A forum to discuss how to cut the amount of food waste going to landfill will be launched by The Green Food Project, the joint government and industry initiative.
In its latest study Green Food Project, the project steering group said it would begin a wider more sophisticated “scoping discussion” into the sustainability of the food system in the next three months.
This would include looking at the potential for “smarter” regulation and using food waste as feed in the horticulture industry to make it more sustainable, with the aim of cutting “post harvest” food waste.
The Green Food Project is a joint initiative between government, industry and environmental partners to examine how to reconcile improving the environment and increasing food production.
The report concludes that despite a 13% drop in food household food waste since 2006, more needs to be done to cut food waste going to landfill. It highlighted the fact that for some food groups such as fruit, vegetables and root crops, there is a significant proportion of wastage before they reach the consumer.
The report said: “Understanding and tackling the drivers behind this could have positive economic and environmental benefits.”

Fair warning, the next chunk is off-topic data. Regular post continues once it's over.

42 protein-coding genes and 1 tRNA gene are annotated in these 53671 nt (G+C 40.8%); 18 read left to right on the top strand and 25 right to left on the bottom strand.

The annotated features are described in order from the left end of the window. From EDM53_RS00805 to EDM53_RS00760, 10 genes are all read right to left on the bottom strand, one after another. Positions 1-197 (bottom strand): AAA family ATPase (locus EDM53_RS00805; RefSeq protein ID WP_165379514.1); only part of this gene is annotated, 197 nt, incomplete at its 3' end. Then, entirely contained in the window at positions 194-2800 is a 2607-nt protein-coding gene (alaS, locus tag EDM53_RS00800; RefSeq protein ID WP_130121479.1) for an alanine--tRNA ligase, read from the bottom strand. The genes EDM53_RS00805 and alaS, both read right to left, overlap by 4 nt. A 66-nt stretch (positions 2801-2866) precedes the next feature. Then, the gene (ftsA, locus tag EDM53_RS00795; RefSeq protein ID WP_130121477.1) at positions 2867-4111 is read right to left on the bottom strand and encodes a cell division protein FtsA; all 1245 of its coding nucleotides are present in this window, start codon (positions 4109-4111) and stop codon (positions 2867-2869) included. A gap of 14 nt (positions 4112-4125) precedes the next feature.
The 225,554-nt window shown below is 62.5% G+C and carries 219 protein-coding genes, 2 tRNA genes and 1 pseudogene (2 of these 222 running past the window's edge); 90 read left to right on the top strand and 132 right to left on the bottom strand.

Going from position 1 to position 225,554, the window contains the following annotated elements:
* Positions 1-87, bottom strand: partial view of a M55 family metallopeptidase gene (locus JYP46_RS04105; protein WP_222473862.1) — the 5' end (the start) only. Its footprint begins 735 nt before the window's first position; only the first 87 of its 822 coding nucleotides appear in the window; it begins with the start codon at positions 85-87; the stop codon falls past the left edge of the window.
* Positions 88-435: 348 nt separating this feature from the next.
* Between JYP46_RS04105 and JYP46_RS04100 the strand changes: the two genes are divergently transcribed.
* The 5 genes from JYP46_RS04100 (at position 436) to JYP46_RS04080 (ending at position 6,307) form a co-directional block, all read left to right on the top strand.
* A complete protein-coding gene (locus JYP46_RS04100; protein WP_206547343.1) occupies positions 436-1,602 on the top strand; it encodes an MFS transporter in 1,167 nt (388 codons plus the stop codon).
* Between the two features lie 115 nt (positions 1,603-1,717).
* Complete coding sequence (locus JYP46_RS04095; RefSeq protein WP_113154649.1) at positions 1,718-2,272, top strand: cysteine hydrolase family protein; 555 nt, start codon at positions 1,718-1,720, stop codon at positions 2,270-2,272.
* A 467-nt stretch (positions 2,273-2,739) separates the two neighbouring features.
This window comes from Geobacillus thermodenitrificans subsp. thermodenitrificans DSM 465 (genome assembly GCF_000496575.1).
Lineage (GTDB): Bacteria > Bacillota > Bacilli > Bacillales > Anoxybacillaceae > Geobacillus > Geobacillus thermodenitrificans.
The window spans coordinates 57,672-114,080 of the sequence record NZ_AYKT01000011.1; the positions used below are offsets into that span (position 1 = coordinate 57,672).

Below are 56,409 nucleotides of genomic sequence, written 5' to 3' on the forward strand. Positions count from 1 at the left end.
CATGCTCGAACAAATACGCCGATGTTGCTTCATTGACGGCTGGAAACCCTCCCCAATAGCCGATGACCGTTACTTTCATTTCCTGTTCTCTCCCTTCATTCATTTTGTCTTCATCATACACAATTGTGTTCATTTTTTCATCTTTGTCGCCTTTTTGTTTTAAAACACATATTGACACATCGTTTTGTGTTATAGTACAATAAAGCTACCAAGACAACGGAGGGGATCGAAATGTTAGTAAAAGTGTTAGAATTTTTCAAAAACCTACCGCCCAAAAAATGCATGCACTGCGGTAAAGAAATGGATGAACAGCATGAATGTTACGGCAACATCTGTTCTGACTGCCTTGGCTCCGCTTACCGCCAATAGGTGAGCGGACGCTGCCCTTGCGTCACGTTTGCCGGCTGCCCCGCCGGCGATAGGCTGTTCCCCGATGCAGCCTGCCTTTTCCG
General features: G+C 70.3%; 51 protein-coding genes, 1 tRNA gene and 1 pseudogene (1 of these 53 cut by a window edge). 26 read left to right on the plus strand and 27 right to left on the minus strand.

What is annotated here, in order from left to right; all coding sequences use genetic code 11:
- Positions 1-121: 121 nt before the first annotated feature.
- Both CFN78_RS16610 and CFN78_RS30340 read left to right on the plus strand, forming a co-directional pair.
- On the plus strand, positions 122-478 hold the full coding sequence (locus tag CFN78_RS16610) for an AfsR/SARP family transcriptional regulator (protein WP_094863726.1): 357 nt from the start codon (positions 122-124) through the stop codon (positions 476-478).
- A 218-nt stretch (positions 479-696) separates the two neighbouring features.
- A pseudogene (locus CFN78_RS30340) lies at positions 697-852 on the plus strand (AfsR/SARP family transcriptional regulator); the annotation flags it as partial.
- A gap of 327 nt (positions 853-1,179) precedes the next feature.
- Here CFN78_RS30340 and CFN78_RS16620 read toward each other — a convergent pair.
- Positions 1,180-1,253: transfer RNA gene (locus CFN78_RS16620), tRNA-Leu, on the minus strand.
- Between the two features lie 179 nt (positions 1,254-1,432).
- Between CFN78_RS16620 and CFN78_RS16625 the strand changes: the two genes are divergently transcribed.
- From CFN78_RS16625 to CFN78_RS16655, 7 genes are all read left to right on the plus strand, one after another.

More generally, the report highlighted the importance of sustainable food production and food waste management in fighting major challenges to public health as the population increases.
The report said: “Consumption is an important part of considering the sustainability of the food system overall because the demand for different food types influences production behaviour through price signals. As the global population increases and emerging developing nations potentially adopt a more western-style diet, the pressure on natural resources will accelerate.”
The report also acknowledged the work of existing initiatives such as Love Food Hate Waste campaign, the Courtauld Commitment and the Hospitality and Food Service Agreement.
The forum will also look at the potential for reformulation of products and substitution of high impact ingredient, how livestock feed can be made sustainable, and the potential for sustainable sources of fish, shellfish, algae and aquaculture.
It will also examine how global diet changes will affect production in England, the impact of potential changes in food prices on producers, processors and consumers, as well as possible barriers that retailers may face in influencing sustainable consumption patterns.